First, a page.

In order to convert my work visa to travel visa (which will allow me to travel in Australia for 3 months after my work visa expires), I need to prove to the Immigration Office that I have at least A$3'000 (US$2'000) in my Australian bank account. I think that I can earn A$3'000 in the 8 weeks (@ A$375/week) that I will have this job. I worked last Friday and Thursday and have already made A$65. Only A$2'935 more to go!

Sunday, October 26, 2003

A Maple Leaf Wondah Down Undah

Earlier today, I was in the Myer Centre, a large 4-story mall that fronts the pedestrian Queen Street here in Brisbane. While in the food court, I came across a New York Fries fast-fooderia. On the menu was "poutine", a Quebec invention involving fries, brown gravy, and white cheddar cheese to which my friend David Pinard introduced me when I was visiting him in Montreal in 2000. Huh? How does a uniquely Canadian cup of cuisine wind up offered in a store named after the Big Apple in a mall located in the southern shore of the Pacific Ocean?

Turns out that New York Fries was started by two Canadians after a trip to NYC in 1984. There are restos all over Canada, the United Arab Emirates, and South Korea. And now, there is a New York Fries in Brisbane -- Australia's first.

A bit of Warwick, Quebec, Canada, on the other side of the Pacific. Byew-dy, that.

Oddly, there are no New York Fries in the USA. I reckon McDonald's had something to do with it.

Thursday, October 16, 2003

El Tortillero

Two Sundays ago, 05 Oct (or maybe Monday, I don’t remember), Robin and I invited our neighbors David and Karina to our apartment for a Mexican dinner on Thursday, 09 Oct. We decided to make the meal entirely from scratch -- no mixes, no shortcuts, no easy-way-outs, and definitely NO OLD EL PASO KITS.

Food is love, simple as that. Mexicans believe that food absorbs the emotions that the cook had while cooking (read Like Water for Chocolate by Laura Esquivel). Thus, if the cook felt love for the diners, then the diners will taste the cook’s love for them in the food. Nothing tastes like the love in a home-cooked meal, and fast food is tasteless because McDonald’s does not love you (and if it does, McDo Love is as artificial as the flavors and colors smashed between two sugar-sweetened buns). Faux love is no love, baby.

Tuesday, we lined up a menu:


Appetizers (or “Entrees”, as they are called in Australia)
*Tomato/habañero salsa w/ chips
*Guacamole w/ chips
*Mushroom quesadillas, Mexico City-style

*Chicken enchiladas with a raspberry mole sauce
*Black beans
*Spanish rice
*Black bean and corn relish

*Pumpkin flan

Now that we had a goal, this gave me impetus to make homemade tortillas, something that I have not attempted since 1994 (when I used powered sugar instead of flour, but that’s a different story), so I was determined to make them well. My heritage was on the line, even if it was represented by a flat, Mexican pancake. After having scanned the Internet for corn tortilla recipes (integral for the quesadillas and enchiladas) off to various locales I sped on a Tuesday. It involved a trip to Coles (the local supermarket), Big W (the Australian Wal-Mart), and a stop at the Indian grocery store located in Chinatown for a peep into their “South American Goods” section. (Is it just me, or do I find meself in an odd version of globalization: rummaging thru the meter-wide selection of a bottom shelf displaying tins of escabeche, bottles of Tapatio, jars of mole poblano, and bags of corn tortilla mix --- all made in Mexico, imported to California, then imported again to Australia ---while in an Indian grocery store full of Sri Lankans, Pakistanis, Bangladeshis, and curious Australians, right off the pedestrian street of Chinatown lined with stores selling wares from Hong Kong, Japan, Korea, and Thailand?)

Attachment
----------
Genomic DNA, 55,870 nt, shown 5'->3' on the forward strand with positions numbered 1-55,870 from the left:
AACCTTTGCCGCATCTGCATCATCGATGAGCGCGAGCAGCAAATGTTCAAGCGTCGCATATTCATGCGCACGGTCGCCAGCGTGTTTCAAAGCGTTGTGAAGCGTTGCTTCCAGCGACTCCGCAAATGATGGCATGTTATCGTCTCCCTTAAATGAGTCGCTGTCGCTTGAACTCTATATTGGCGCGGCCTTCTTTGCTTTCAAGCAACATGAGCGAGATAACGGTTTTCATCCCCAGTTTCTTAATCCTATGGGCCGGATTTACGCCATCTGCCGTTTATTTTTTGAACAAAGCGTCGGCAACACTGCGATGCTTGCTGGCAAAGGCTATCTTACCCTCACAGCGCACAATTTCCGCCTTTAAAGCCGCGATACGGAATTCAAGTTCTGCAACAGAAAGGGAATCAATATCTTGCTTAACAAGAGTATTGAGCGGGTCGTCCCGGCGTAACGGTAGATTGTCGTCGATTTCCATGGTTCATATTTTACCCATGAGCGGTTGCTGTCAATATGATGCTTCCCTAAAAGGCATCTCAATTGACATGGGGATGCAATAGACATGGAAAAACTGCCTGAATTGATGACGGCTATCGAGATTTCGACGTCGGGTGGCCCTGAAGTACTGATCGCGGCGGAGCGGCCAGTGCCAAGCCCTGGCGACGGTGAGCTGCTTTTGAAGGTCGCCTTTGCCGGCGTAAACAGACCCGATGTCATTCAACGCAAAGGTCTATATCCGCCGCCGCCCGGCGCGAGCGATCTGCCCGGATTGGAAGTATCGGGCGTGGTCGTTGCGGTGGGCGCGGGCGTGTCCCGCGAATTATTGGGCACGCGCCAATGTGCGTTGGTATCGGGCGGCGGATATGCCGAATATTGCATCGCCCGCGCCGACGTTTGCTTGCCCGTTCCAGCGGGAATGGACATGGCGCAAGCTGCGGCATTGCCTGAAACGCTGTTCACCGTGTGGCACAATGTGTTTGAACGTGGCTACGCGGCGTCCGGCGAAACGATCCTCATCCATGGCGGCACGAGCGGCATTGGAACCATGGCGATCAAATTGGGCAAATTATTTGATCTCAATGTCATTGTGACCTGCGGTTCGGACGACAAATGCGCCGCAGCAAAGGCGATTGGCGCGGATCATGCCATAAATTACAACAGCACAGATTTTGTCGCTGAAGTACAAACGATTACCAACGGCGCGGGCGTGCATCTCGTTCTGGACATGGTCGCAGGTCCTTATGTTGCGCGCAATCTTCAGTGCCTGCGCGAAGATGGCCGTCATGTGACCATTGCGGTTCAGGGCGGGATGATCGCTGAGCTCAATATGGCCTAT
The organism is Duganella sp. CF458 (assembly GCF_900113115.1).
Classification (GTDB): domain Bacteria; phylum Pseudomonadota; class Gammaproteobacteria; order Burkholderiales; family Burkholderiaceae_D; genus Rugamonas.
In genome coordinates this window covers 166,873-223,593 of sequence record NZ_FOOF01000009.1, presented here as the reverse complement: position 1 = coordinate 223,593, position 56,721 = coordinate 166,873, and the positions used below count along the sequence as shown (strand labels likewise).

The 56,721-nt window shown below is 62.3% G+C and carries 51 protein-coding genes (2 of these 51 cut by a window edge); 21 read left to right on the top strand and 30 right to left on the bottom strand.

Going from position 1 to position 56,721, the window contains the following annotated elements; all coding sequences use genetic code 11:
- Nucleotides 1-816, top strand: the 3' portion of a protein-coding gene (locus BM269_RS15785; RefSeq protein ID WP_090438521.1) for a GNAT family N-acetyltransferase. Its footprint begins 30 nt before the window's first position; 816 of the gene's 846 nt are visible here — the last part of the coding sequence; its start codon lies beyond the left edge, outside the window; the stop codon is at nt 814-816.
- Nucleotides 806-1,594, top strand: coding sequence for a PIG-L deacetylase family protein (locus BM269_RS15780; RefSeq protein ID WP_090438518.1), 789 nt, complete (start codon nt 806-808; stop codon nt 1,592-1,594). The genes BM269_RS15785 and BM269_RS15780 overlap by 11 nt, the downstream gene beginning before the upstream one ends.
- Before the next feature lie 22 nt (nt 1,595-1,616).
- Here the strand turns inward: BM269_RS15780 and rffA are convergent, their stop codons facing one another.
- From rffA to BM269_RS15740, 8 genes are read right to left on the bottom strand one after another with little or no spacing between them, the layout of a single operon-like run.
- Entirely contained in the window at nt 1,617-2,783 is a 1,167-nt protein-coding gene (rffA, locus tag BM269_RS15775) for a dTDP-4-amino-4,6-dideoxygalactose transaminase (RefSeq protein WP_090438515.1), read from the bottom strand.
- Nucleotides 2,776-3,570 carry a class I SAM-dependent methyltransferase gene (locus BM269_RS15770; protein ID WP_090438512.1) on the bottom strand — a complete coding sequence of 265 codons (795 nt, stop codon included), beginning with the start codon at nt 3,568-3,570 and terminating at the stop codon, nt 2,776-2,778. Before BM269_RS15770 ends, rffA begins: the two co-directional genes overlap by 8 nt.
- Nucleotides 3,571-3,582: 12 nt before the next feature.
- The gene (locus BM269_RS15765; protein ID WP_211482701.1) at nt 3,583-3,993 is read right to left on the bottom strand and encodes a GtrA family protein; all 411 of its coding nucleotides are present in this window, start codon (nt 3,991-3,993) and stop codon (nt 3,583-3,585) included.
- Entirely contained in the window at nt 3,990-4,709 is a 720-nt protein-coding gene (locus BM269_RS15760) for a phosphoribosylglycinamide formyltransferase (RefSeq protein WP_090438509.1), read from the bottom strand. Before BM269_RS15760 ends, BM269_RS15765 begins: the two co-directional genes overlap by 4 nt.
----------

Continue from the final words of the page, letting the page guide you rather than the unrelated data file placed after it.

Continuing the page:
Returning home with a messenger bag brimming with hardware and soft goods and gathering all the resources in front of me, I set to my task. Of course, ingenuity reigned, as all that I needed (fresh corn, comal, metate, molcajete, palote, tortilla press), I could not readily access. Before me lay:

-2 kg bag of nixtamilizado corn tortilla mix of imported ingredients packed in Australia that I bought in the Indian grocery
-Pyrex measuring cup made in the USA
-electric kettle made in China
-crockery bowl from China
-SAFE unbleached wax paper made in Australia
-wok from Taiwan
-empty bottle of Shiraz from the Yalumba Wine Company (Aus) as a palote/rolling pin
-wood cutting board from Thailand
-skillet pan made in China for a Swedish company for use as a Mexican comal
-orange tea towel made in India and decorated with Aussie animals
-plastic box made in China to store the tortillas

OK, OK, I will admit that took a shortcut and used a mix, but so do Mexicans (if they don’t buy their tortillas already made from the local tortilleria). I started by measuring the mix into the the bowl and added hot water (boiled in the electric kettle), mixing the two with my bare hands -- YOW!! (I don’t know how my grandmothers accustomed themselves to plunging their hands into hot water on a daily basis. One never appreciates others’ efforts until one puts one’s feet in another’s moccasins, right?) I continued squishing, squashing, and squeezing the ingredients until I formed a large ball of masa.

First, I pinched a glob of masa and rolled it in my palms like Play-doh, forming an apricot-sized mini-ball. (See? The things that one learns in kindergarten do help later in life.) I set the mini-ball of masa between two sheets of wax paper resting on the cutting board, then smashed the mini-ball with the bottom of the wok to get a uniform thickness. Next, I used the empty wine bottle to roll the masa from the center, extending the diameter (and making the poor thing irregular, uh, I mean “each one was a one-of-a-kind”). After peeling the raw tortilla from between the wax paper sheets, I laid it in the hot skillet to bake. Flipping it until done, I slid it between the folds of the tea towel lying inside the plastic box. I kept doing this until all the masa became tortillas. About an hour, an hour-and-a-half later, I completed 18 tortillas. I stored the tortillas in the refrigerator for Robin’s use the next day in assembling the enchiladas. I decided to make a smaller ball of masa on Wednesday for the quesadillas. Cleaning up my mess, Robin continued to make the tomato y habañero salsa. Home made is hard work.